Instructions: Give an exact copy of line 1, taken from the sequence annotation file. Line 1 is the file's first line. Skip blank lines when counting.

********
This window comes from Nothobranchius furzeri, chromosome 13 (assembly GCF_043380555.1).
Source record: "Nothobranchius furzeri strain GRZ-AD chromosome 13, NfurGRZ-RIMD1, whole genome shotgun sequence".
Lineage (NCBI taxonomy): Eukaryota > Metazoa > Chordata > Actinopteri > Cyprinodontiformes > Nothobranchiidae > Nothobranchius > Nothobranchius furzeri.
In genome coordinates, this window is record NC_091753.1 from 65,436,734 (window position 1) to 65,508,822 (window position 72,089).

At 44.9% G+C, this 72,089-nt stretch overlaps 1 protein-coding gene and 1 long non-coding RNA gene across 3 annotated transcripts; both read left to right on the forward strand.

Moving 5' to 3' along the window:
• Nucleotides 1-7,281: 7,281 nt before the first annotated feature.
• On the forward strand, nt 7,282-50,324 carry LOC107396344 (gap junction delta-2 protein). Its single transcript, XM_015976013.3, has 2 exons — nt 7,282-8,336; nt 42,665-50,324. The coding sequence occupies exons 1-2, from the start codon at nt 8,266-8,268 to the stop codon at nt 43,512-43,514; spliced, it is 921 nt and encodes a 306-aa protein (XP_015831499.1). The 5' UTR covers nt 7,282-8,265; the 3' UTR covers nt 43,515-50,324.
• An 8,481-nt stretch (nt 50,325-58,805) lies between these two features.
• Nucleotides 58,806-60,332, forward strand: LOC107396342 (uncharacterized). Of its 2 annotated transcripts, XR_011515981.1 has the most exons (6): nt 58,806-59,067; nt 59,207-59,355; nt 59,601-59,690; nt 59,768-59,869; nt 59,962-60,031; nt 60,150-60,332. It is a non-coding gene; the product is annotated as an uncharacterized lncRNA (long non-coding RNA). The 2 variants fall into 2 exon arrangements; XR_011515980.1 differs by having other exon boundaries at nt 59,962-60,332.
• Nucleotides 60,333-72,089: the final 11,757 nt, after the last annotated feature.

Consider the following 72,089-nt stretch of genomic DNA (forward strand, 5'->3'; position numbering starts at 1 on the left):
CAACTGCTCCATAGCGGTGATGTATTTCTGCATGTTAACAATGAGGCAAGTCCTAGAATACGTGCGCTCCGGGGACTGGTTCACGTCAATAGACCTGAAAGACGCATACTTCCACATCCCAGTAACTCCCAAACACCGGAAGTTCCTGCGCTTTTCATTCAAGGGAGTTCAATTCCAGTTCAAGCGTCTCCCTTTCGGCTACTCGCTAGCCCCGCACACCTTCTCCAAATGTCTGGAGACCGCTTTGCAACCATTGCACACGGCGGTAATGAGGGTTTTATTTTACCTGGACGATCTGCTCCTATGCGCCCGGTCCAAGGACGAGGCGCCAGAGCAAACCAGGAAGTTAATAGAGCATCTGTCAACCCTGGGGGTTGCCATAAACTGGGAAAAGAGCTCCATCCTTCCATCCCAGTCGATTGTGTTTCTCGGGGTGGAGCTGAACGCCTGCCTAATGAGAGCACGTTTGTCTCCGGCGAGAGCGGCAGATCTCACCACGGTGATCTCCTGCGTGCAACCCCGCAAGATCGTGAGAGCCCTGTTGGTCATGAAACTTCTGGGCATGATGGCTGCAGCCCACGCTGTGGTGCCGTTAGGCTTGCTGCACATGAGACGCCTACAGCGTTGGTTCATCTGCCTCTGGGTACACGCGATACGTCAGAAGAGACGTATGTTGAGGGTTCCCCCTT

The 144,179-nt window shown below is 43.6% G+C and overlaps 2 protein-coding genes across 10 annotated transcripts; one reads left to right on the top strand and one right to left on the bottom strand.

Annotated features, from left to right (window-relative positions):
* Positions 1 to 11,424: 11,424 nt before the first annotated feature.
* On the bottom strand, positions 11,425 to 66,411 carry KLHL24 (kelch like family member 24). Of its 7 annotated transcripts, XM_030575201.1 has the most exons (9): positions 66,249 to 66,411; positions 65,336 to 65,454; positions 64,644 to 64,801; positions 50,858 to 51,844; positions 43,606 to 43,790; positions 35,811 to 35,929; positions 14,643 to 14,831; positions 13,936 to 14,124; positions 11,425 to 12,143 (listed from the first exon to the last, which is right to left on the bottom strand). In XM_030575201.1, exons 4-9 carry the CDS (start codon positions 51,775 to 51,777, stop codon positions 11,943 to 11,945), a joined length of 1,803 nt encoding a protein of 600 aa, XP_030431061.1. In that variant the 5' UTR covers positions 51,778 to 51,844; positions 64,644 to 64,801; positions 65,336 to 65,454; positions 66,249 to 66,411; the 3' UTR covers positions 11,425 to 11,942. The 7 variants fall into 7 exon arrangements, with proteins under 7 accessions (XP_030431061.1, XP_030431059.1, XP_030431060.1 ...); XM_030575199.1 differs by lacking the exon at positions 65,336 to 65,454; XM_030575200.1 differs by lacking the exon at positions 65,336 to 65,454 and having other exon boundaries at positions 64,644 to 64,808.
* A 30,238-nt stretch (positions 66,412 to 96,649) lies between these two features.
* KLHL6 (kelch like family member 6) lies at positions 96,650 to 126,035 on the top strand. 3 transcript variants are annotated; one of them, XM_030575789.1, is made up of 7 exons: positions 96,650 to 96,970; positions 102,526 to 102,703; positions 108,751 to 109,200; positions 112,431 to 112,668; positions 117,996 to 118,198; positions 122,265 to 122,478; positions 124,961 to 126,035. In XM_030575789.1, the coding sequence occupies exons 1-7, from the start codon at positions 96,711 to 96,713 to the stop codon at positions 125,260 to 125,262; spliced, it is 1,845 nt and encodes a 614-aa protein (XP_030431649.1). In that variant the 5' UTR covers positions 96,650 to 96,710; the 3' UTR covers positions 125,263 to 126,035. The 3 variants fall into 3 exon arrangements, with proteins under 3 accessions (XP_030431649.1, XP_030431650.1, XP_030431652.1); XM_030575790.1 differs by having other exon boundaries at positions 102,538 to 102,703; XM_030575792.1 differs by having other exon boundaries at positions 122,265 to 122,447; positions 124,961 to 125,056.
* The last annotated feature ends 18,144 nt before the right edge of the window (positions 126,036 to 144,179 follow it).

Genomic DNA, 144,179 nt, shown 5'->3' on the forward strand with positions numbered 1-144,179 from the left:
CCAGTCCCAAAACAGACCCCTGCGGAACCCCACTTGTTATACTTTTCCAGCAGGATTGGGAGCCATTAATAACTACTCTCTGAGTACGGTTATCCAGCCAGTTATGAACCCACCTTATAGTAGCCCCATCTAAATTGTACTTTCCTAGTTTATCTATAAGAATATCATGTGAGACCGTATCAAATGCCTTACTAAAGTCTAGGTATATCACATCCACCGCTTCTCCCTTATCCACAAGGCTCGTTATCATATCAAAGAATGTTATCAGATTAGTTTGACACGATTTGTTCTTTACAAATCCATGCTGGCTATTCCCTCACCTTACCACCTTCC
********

This window comes from Nothobranchius furzeri, chromosome 13 (assembly GCF_043380555.1).